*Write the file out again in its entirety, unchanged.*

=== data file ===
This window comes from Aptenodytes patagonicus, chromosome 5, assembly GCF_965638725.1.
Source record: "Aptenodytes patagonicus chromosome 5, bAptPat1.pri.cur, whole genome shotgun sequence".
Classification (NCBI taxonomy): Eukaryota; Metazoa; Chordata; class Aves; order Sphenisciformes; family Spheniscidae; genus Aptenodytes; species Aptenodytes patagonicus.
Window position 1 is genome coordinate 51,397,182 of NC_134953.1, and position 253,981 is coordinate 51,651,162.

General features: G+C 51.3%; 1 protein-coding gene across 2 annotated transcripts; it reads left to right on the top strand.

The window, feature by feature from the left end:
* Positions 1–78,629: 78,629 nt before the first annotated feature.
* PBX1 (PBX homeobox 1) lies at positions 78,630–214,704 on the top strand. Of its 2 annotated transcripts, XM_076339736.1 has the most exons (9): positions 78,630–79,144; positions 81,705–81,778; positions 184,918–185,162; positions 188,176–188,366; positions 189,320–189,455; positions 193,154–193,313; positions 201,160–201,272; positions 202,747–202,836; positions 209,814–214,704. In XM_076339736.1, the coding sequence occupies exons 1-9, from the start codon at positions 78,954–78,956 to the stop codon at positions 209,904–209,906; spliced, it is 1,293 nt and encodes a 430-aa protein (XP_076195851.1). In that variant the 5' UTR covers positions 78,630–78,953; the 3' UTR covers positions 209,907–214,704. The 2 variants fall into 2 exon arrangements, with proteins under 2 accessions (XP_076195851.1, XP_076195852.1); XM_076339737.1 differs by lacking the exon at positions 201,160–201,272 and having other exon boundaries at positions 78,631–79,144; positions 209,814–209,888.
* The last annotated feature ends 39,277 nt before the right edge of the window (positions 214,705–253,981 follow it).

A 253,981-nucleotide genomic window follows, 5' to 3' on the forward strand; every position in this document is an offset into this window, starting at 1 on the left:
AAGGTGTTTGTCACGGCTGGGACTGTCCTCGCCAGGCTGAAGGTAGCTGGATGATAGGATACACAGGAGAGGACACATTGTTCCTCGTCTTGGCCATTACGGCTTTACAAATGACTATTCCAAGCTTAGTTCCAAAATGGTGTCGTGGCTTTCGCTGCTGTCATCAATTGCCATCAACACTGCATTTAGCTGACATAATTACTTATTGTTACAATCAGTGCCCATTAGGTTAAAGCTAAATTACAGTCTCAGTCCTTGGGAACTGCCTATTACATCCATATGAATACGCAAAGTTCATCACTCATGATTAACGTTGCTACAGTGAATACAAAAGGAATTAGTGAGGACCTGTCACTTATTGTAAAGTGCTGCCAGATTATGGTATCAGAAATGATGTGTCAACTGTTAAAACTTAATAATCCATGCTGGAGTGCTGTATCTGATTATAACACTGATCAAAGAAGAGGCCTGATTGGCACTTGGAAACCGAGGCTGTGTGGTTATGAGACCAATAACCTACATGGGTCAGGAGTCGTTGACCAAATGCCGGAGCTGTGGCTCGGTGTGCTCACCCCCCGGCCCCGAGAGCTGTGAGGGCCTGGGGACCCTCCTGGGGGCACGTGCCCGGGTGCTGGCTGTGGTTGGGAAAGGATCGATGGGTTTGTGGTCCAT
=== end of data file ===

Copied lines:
This window comes from Aptenodytes patagonicus, chromosome 5, assembly GCF_965638725.1.
Source record: "Aptenodytes patagonicus chromosome 5, bAptPat1.pri.cur, whole genome shotgun sequence".
Classification (NCBI taxonomy): Eukaryota; Metazoa; Chordata; class Aves; order Sphenisciformes; family Spheniscidae; genus Aptenodytes; species Aptenodytes patagonicus.
Window position 1 is genome coordinate 51,397,182 of NC_134953.1, and position 253,981 is coordinate 51,651,162.

General features: G+C 51.3%; 1 protein-coding gene across 2 annotated transcripts; it reads left to right on the top strand.

The window, feature by feature from the left end:
* Positions 1–78,629: 78,629 nt before the first annotated feature.
* PBX1 (PBX homeobox 1) lies at positions 78,630–214,704 on the top strand. Of its 2 annotated transcripts, XM_076339736.1 has the most exons (9): positions 78,630–79,144; positions 81,705–81,778; positions 184,918–185,162; positions 188,176–188,366; positions 189,320–189,455; positions 193,154–193,313; positions 201,160–201,272; positions 202,747–202,836; positions 209,814–214,704. In XM_076339736.1, the coding sequence occupies exons 1-9, from the start codon at positions 78,954–78,956 to the stop codon at positions 209,904–209,906; spliced, it is 1,293 nt and encodes a 430-aa protein (XP_076195851.1). In that variant the 5' UTR covers positions 78,630–78,953; the 3' UTR covers positions 209,907–214,704. The 2 variants fall into 2 exon arrangements, with proteins under 2 accessions (XP_076195851.1, XP_076195852.1); XM_076339737.1 differs by lacking the exon at positions 201,160–201,272 and having other exon boundaries at positions 78,631–79,144; positions 209,814–209,888.
* The last annotated feature ends 39,277 nt before the right edge of the window (positions 214,705–253,981 follow it).

A 253,981-nucleotide genomic window follows, 5' to 3' on the forward strand; every position in this document is an offset into this window, starting at 1 on the left:
AAGGTGTTTGTCACGGCTGGGACTGTCCTCGCCAGGCTGAAGGTAGCTGGATGATAGGATACACAGGAGAGGACACATTGTTCCTCGTCTTGGCCATTACGGCTTTACAAATGACTATTCCAAGCTTAGTTCCAAAATGGTGTCGTGGCTTTCGCTGCTGTCATCAATTGCCATCAACACTGCATTTAGCTGACATAATTACTTATTGTTACAATCAGTGCCCATTAGGTTAAAGCTAAATTACAGTCTCAGTCCTTGGGAACTGCCTATTACATCCATATGAATACGCAAAGTTCATCACTCATGATTAACGTTGCTACAGTGAATACAAAAGGAATTAGTGAGGACCTGTCACTTATTGTAAAGTGCTGCCAGATTATGGTATCAGAAATGATGTGTCAACTGTTAAAACTTAATAATCCATGCTGGAGTGCTGTATCTGATTATAACACTGATCAAAGAAGAGGCCTGATTGGCACTTGGAAACCGAGGCTGTGTGGTTATGAGACCAATAACCTACATGGGTCAGGAGTCGTTGACCAAATGCCGGAGCTGTGGCTCGGTGTGCTCACCCCCCGGCCCCGAGAGCTGTGAGGGCCTGGGGACCCTCCTGGGGGCACGTGCCCGGGTGCTGGCTGTGGTTGGGAAAGGATCGATGGGTTTGTGGTCCAT